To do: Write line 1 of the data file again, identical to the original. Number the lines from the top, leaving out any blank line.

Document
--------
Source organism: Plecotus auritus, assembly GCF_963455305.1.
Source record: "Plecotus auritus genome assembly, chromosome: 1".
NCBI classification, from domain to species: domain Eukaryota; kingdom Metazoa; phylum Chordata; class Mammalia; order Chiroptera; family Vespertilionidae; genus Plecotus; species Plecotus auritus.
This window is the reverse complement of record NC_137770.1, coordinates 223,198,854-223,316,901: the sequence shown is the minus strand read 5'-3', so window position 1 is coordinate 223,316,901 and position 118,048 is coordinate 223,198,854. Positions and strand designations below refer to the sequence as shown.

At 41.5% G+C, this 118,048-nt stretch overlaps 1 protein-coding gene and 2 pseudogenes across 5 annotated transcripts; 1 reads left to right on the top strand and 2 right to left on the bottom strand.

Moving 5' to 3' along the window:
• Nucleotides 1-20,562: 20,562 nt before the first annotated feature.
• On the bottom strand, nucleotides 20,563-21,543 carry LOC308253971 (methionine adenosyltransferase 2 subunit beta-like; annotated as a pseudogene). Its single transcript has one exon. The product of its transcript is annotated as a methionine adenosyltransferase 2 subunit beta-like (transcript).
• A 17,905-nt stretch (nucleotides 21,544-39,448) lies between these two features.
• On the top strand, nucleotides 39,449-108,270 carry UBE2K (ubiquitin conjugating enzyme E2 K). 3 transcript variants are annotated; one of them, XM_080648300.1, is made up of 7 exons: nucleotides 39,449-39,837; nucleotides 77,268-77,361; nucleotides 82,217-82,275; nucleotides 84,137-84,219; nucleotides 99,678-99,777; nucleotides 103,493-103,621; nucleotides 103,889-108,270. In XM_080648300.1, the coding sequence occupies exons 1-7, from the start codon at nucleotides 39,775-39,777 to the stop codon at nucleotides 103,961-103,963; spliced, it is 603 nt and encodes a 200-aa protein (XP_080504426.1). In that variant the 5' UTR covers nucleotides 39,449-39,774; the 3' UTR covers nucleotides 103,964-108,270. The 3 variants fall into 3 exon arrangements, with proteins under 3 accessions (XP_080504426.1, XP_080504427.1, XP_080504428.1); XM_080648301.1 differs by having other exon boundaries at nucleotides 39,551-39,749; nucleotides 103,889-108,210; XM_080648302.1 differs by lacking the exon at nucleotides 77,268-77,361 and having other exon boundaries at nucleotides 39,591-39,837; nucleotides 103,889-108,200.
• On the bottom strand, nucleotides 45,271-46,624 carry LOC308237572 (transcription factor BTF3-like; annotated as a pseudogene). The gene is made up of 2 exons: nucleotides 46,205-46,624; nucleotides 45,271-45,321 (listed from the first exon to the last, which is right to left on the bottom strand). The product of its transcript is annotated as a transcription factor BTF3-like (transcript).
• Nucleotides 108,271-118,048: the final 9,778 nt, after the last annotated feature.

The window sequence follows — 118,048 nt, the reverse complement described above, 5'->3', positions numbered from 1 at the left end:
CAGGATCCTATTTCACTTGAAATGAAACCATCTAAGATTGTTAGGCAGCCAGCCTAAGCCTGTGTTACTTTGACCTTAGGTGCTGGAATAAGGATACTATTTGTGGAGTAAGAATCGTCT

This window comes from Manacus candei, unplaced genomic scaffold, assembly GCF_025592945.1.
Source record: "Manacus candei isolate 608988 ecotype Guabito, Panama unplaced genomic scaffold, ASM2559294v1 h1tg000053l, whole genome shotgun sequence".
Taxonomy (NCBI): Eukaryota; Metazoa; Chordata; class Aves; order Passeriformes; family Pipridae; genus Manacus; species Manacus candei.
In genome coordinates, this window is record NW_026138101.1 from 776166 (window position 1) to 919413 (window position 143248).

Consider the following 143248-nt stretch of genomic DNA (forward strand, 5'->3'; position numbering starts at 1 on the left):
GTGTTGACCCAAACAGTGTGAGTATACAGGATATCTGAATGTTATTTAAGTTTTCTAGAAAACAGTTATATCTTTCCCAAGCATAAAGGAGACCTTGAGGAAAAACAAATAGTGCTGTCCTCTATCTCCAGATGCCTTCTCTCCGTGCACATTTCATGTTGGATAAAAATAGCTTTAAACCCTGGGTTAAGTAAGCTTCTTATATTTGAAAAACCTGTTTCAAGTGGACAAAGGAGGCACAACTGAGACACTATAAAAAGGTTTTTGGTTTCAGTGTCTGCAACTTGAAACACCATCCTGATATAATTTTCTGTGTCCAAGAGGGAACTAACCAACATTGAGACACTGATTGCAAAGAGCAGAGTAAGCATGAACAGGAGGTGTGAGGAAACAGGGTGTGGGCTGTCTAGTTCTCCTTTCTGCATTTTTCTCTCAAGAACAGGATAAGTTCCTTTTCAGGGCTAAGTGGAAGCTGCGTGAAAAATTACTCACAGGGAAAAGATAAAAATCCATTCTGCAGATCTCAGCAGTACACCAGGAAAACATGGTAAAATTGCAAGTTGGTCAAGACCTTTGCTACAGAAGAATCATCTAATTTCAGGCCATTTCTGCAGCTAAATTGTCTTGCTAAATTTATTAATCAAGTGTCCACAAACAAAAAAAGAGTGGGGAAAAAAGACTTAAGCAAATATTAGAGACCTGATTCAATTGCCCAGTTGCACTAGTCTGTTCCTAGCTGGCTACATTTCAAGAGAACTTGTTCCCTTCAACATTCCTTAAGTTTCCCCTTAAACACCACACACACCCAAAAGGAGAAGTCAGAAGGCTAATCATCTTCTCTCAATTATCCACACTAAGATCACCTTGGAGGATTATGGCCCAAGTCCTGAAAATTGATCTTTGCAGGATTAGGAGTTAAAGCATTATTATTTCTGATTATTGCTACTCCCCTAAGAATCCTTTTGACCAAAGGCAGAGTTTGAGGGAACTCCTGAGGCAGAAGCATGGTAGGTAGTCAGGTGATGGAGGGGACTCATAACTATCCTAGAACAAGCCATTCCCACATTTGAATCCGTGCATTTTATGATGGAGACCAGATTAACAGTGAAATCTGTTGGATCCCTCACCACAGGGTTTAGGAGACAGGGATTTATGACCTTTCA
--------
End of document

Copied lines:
Source organism: Plecotus auritus, assembly GCF_963455305.1.